LOS ANGELES, April 21 (Xinhua) -- Warner Bros. and New Line's horror film "The Curse of La Llorona" took the top spot in its opening weekend at the North American box office, taking in an estimated 26.5 million U.S. dollars in its first three days of release.
Based on a Mexican folklore, La Llorona, also known as the weeping woman, is a horrifying apparition, caught between heaven and hell. Directed by Michael Chaves, in his directorial debut, and stars Linda Cardellini, Raymond Cruz and Patricia Velasquez, the film follows a mother in 1970s Los Angeles who must save her children from a horrifying apparition who is trying to steal them away.
Made for only 9 million dollars, "The Curse of La Llorona" has grossed 56.5 million dollars worldwide through Sunday, according to studio figures collected by measurement firm Comscore.
The film received a "B-" rating from moviegoers on CinemaScore and a bleak 32 percent certified fresh rating on review aggregator Rotten Tomatoes.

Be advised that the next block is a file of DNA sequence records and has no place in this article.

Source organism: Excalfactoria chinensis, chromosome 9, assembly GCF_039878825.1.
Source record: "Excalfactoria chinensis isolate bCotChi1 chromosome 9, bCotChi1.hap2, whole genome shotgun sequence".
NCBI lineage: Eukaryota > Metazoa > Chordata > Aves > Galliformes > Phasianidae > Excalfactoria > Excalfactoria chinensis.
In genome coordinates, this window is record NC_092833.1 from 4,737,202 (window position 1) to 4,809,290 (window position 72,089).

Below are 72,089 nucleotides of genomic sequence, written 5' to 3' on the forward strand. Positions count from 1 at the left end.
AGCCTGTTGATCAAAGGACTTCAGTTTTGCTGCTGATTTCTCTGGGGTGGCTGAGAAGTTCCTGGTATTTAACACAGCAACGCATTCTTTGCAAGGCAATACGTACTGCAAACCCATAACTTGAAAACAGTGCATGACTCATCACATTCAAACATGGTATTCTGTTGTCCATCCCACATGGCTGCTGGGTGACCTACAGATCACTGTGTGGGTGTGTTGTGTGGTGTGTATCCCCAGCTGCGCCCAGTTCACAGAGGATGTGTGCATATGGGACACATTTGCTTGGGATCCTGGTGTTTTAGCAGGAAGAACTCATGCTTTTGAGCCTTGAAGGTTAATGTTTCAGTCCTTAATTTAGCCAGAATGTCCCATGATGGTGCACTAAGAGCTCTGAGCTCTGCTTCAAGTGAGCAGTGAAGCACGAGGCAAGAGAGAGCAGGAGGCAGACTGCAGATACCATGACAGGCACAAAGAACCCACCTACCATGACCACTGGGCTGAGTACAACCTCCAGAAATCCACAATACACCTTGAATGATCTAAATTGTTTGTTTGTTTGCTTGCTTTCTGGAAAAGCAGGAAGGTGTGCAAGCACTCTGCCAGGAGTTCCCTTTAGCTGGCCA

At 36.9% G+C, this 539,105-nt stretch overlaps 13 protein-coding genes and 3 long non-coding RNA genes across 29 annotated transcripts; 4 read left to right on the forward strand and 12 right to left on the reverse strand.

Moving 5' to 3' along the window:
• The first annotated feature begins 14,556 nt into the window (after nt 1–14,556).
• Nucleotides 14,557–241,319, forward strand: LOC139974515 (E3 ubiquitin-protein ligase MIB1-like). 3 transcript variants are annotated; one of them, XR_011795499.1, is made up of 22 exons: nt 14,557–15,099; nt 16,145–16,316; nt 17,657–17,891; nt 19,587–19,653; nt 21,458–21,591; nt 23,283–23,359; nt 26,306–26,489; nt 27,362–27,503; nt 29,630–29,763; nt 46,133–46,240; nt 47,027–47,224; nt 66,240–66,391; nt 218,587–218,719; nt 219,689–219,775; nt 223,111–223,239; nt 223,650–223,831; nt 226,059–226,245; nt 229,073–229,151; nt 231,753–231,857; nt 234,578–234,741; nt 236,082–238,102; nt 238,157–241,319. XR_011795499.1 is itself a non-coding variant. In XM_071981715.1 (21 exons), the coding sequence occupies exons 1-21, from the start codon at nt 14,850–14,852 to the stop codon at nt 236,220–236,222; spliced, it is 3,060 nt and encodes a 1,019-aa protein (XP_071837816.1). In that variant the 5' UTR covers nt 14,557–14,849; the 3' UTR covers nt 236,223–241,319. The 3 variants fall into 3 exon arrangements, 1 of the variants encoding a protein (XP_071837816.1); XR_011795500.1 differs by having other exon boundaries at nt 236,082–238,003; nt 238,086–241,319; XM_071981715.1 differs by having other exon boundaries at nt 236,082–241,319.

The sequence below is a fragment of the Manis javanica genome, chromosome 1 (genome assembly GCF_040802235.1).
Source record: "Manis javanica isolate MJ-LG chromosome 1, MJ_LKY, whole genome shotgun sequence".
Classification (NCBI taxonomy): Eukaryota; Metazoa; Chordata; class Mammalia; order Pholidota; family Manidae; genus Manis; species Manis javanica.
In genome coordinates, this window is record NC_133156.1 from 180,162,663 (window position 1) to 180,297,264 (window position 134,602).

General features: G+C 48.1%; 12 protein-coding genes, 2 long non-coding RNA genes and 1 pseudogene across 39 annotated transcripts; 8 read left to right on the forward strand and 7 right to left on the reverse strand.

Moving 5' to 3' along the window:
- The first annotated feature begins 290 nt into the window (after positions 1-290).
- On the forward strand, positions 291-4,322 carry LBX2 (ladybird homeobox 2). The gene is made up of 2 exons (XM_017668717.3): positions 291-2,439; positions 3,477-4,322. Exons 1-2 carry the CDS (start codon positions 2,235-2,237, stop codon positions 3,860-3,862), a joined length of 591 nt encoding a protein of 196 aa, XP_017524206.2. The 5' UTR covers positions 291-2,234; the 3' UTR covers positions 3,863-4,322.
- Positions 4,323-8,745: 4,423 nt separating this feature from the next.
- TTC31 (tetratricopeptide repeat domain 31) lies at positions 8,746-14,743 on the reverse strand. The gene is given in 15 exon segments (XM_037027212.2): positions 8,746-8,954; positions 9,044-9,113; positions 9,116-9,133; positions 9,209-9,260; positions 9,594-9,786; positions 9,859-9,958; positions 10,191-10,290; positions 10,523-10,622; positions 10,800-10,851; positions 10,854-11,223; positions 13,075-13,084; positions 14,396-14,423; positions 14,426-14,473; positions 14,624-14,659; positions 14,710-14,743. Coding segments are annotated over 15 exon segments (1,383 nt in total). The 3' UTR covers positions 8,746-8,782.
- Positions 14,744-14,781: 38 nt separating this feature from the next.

"The Curse of La Llorona" led the slowest Easter Weekend in over a decade in North America as major studios are trying to deliberately avoid to release their big titles ahead of Marvel's blockbuster "Avengers: Endgame," which will debut next weekend.
"This weekend is simply the clam before the box office and cultural storm that is 'Avengers: Endgame' and Warner Bros. picked a perfect date to release 'La Llorona' by taking advantage of a slower weekend and attracting audiences that were very receptive to a movie from the always-popular horror genre," said Paul Dergarabedian, a senior media analyst at Comscore.
"This coming weekend will certainly more than make up for this relatively slow Easter frame and could potentially break all-time box office records in the process," he told Xinhua.
Warner Bros.' superhero film "Shazam!" was knocked from the top spot to second place in its third weekend with an estimated 17.34 million dollars, pushing its North American total to 121.34 million dollars to date.
A drama film, "Breakthrough," opened in third place with an estimated 11.1 million dollars. It's the first Fox film released by Disney since the 71.3-billion-U.S.-dollar merger. Directed by Roxann Dawson, the Christian drama film is based on an inspirational true story in the United States. A 14-year-old Missouri boy in a coma continues to fight for his life as his adoptive parents and their pastor stay by his bedside and pray for a miracle.